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The aim of this population-based research study on newborn genetic screening for spinal muscular atrophy (SMA) is to evaluate the uptake and feasibility in the UK.


Spinal muscular atrophy (SMA) is a rare, but treatable, genetic disease affecting approximately 1 in 10,000 births, and it typically presents in infancy and early childhood. The condition can begin to present itself within the first 3 months of a child’s life. In children with the most common and severe type of SMA, 95% of all motor neurons can be lost before the age of 6 months. Most children with this type of SMA, if left untreated, will not survive beyond 2 years of age without permanent ventilator support. Many children who survive will not be able to sit or walk independently.

Our newborn screening study aims to detect SMA within days of birth, before symptoms develop, so that any affected newborn can receive diagnosis and treatment at the earliest possible opportunity.

SMA is not currently screened for as part of the newborn screening programme. This screening test can be done on the blood spot that is already taken as part of the standard newborn screening programme. This means no extra blood samples will be needed.

We hope that the findings from this study will help the National Screening Committee decide whether SMA screening should be included in the UK newborn screening programme. 


We are inviting women who are more than 18 weeks pregnant or have given birth in the last 28 days, to be part of this study with their newborn babies.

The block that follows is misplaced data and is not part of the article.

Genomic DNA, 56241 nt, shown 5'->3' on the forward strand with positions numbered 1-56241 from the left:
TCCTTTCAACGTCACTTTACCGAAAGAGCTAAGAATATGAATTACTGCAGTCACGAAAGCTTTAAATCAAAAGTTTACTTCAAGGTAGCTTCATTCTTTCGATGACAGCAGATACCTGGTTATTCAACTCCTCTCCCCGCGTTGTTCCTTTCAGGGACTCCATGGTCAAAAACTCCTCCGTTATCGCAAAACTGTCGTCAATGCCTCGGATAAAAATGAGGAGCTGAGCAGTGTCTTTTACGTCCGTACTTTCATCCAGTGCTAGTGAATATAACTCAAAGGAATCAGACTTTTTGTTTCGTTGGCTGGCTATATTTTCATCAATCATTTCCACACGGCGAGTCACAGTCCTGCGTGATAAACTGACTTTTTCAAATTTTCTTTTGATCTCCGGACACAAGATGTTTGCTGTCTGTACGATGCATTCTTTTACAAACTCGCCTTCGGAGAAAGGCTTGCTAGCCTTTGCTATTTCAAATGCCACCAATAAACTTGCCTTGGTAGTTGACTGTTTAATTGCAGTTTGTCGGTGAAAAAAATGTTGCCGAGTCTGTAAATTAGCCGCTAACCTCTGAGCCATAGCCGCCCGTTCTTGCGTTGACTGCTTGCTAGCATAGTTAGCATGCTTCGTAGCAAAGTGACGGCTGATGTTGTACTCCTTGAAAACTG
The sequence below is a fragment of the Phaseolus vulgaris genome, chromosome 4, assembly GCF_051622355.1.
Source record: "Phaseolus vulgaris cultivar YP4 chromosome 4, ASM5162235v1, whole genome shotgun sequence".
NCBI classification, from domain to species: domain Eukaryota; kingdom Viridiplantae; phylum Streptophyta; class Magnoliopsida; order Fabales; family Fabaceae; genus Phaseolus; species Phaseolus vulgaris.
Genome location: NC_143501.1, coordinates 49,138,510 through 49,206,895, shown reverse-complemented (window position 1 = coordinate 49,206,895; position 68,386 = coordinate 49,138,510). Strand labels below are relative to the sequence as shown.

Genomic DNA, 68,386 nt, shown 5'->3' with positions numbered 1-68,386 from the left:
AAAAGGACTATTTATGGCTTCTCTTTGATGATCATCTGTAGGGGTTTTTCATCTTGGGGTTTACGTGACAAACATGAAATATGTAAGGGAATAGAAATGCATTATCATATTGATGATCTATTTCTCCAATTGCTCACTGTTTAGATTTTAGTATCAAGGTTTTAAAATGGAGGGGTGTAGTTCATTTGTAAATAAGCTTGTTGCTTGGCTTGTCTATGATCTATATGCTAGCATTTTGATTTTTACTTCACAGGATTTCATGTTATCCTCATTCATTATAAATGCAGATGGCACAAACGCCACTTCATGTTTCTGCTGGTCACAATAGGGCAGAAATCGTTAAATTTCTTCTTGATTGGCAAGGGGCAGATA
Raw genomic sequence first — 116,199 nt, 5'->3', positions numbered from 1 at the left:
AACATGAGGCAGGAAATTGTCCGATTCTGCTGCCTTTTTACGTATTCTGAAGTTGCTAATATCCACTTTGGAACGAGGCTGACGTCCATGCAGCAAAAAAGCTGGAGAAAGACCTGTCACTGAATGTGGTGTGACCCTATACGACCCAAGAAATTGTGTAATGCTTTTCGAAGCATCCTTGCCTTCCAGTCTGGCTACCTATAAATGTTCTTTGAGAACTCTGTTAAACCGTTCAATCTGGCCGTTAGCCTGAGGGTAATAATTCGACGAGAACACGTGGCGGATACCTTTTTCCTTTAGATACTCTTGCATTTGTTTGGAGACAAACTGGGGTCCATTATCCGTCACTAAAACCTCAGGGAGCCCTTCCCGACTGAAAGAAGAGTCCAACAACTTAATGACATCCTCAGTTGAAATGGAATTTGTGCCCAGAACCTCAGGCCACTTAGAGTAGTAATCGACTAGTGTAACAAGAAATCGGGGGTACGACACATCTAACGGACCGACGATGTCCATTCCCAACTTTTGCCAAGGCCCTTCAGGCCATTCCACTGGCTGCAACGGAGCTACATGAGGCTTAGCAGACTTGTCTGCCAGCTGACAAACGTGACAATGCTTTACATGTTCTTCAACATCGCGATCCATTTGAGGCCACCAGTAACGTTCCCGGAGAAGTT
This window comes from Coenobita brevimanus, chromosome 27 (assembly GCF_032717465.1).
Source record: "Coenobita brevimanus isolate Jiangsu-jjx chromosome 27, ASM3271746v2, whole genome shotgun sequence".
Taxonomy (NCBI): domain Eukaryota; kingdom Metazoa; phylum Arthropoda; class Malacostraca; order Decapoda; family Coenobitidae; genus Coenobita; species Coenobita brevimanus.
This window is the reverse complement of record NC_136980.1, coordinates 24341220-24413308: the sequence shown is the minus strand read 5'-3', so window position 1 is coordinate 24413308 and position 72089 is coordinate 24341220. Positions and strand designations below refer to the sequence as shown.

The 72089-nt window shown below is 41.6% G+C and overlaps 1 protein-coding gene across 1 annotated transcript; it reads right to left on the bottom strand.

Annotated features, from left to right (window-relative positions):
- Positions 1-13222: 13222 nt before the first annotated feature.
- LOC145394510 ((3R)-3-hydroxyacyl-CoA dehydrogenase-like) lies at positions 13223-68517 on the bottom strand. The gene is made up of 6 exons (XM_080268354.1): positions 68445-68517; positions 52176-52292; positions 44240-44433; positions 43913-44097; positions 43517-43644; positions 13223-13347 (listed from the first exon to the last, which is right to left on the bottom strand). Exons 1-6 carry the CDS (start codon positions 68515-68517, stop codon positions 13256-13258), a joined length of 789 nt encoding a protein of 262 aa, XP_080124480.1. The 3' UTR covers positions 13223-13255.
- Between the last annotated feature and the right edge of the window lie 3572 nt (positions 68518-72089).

The research study is being carried out by staff at the participating hospitals and blood spots will be screened at the NHS Regional Genetics Laboratory.



If you would like to take part in this study and have this additional screening test for SMA performed on your baby’s routine blood sample, we will ask you to sign a consent form. We will then ask you to provide us with the following information:

  • your name, contact details and NHS number
  • your expected date of delivery
  • whether your pregnancy/birth is single or multiple (and if you are having twins or triplets, which baby/babies you give your consent for)

The study team will securely store this information in their database.  No one outside the study team will have access to this information.

This research will use leftover blood from your baby’s newborn blood spot (Guthrie card) taken in the first 5 days after birth. No additional blood samples will be required. If you decide to take part, a spare bloodspot from your baby’s card will be collected from the NHS Screening Laboratory, which carries out all of the newborn and antenatal screening tests in the region. This sample will undergo DNA extraction and be tested for SMA at the NHS Regional Genetics Laboratory. The SMA test is a genetic test, otherwise known as a DNA test. The sample and data will be securely stored for 12 months and any leftover sample will be securely destroyed once the genetic analysis is complete.

For more information, please see patient information here